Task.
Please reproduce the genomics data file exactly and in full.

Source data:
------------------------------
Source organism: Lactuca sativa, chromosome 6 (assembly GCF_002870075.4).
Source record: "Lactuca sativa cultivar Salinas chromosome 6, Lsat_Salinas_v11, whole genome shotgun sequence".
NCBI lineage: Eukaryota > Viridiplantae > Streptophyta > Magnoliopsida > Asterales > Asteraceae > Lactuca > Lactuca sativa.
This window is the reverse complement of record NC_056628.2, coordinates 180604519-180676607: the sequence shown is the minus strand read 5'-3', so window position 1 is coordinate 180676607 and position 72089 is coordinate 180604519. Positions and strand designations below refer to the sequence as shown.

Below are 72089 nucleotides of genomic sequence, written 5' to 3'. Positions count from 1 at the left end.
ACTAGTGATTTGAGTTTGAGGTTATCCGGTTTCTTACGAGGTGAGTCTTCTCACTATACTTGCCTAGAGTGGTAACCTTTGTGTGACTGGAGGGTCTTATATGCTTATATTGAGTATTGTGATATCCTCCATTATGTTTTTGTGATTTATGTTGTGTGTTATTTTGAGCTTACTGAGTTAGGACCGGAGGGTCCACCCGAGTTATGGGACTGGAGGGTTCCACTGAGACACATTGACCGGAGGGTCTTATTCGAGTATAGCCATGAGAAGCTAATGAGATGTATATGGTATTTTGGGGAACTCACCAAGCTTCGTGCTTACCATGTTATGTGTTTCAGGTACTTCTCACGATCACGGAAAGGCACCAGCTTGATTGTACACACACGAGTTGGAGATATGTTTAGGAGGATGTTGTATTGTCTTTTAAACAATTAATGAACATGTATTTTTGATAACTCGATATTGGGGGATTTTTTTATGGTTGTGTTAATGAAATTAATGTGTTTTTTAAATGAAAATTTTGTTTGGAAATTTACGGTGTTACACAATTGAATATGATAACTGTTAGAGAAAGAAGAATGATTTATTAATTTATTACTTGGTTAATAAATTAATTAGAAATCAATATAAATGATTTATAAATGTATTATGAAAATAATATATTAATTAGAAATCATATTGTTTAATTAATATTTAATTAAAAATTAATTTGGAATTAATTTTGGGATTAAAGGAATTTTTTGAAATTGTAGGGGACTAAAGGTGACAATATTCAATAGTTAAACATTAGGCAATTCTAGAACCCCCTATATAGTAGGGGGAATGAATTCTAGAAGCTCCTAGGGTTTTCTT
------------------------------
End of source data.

Source organism: Lactuca sativa, chromosome 6 (assembly GCF_002870075.4).
Source record: "Lactuca sativa cultivar Salinas chromosome 6, Lsat_Salinas_v11, whole genome shotgun sequence".
NCBI lineage: Eukaryota > Viridiplantae > Streptophyta > Magnoliopsida > Asterales > Asteraceae > Lactuca > Lactuca sativa.
This window is the reverse complement of record NC_056628.2, coordinates 180604519-180676607: the sequence shown is the minus strand read 5'-3', so window position 1 is coordinate 180676607 and position 72089 is coordinate 180604519. Positions and strand designations below refer to the sequence as shown.

Below are 72089 nucleotides of genomic sequence, written 5' to 3'. Positions count from 1 at the left end.
ACTAGTGATTTGAGTTTGAGGTTATCCGGTTTCTTACGAGGTGAGTCTTCTCACTATACTTGCCTAGAGTGGTAACCTTTGTGTGACTGGAGGGTCTTATATGCTTATATTGAGTATTGTGATATCCTCCATTATGTTTTTGTGATTTATGTTGTGTGTTATTTTGAGCTTACTGAGTTAGGACCGGAGGGTCCACCCGAGTTATGGGACTGGAGGGTTCCACTGAGACACATTGACCGGAGGGTCTTATTCGAGTATAGCCATGAGAAGCTAATGAGATGTATATGGTATTTTGGGGAACTCACCAAGCTTCGTGCTTACCATGTTATGTGTTTCAGGTACTTCTCACGATCACGGAAAGGCACCAGCTTGATTGTACACACACGAGTTGGAGATATGTTTAGGAGGATGTTGTATTGTCTTTTAAACAATTAATGAACATGTATTTTTGATAACTCGATATTGGGGGATTTTTTTATGGTTGTGTTAATGAAATTAATGTGTTTTTTAAATGAAAATTTTGTTTGGAAATTTACGGTGTTACACAATTGAATATGATAACTGTTAGAGAAAGAAGAATGATTTATTAATTTATTACTTGGTTAATAAATTAATTAGAAATCAATATAAATGATTTATAAATGTATTATGAAAATAATATATTAATTAGAAATCATATTGTTTAATTAATATTTAATTAAAAATTAATTTGGAATTAATTTTGGGATTAAAGGAATTTTTTGAAATTGTAGGGGACTAAAGGTGACAATATTCAATAGTTAAACATTAGGCAATTCTAGAACCCCCTATATAGTAGGGGGAATGAATTCTAGAAGCTCCTAGGGTTTTCTT